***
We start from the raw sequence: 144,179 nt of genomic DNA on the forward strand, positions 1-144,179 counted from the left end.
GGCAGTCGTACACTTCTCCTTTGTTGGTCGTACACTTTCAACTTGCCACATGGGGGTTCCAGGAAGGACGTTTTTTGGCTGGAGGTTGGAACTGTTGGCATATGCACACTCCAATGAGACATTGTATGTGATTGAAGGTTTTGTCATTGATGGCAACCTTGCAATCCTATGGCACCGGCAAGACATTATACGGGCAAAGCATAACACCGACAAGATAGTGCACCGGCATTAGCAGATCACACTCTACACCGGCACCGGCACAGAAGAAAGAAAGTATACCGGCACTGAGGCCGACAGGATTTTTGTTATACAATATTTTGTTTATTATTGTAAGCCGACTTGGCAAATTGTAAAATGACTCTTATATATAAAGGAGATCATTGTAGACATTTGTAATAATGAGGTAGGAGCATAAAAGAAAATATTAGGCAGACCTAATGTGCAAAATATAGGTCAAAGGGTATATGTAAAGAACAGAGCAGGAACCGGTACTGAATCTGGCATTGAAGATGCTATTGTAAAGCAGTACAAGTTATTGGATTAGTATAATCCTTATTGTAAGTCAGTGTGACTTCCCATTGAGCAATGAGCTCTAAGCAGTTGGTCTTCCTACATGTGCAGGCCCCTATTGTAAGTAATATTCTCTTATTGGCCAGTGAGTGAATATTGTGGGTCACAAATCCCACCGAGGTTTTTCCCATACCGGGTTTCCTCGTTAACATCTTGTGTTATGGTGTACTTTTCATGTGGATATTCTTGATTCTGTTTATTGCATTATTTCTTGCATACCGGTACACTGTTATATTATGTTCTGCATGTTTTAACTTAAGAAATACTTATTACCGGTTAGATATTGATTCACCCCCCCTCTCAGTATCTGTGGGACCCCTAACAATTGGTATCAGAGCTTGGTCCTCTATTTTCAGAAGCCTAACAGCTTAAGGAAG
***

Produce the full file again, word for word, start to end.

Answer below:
We start from the raw sequence: 144,179 nt of genomic DNA on the forward strand, positions 1-144,179 counted from the left end.
GGCAGTCGTACACTTCTCCTTTGTTGGTCGTACACTTTCAACTTGCCACATGGGGGTTCCAGGAAGGACGTTTTTTGGCTGGAGGTTGGAACTGTTGGCATATGCACACTCCAATGAGACATTGTATGTGATTGAAGGTTTTGTCATTGATGGCAACCTTGCAATCCTATGGCACCGGCAAGACATTATACGGGCAAAGCATAACACCGACAAGATAGTGCACCGGCATTAGCAGATCACACTCTACACCGGCACCGGCACAGAAGAAAGAAAGTATACCGGCACTGAGGCCGACAGGATTTTTGTTATACAATATTTTGTTTATTATTGTAAGCCGACTTGGCAAATTGTAAAATGACTCTTATATATAAAGGAGATCATTGTAGACATTTGTAATAATGAGGTAGGAGCATAAAAGAAAATATTAGGCAGACCTAATGTGCAAAATATAGGTCAAAGGGTATATGTAAAGAACAGAGCAGGAACCGGTACTGAATCTGGCATTGAAGATGCTATTGTAAAGCAGTACAAGTTATTGGATTAGTATAATCCTTATTGTAAGTCAGTGTGACTTCCCATTGAGCAATGAGCTCTAAGCAGTTGGTCTTCCTACATGTGCAGGCCCCTATTGTAAGTAATATTCTCTTATTGGCCAGTGAGTGAATATTGTGGGTCACAAATCCCACCGAGGTTTTTCCCATACCGGGTTTCCTCGTTAACATCTTGTGTTATGGTGTACTTTTCATGTGGATATTCTTGATTCTGTTTATTGCATTATTTCTTGCATACCGGTACACTGTTATATTATGTTCTGCATGTTTTAACTTAAGAAATACTTATTACCGGTTAGATATTGATTCACCCCCCCTCTCAGTATCTGTGGGACCCCTAACAATTGGTATCAGAGCTTGGTCCTCTATTTTCAGAAGCCTAACAGCTTAAGGAAG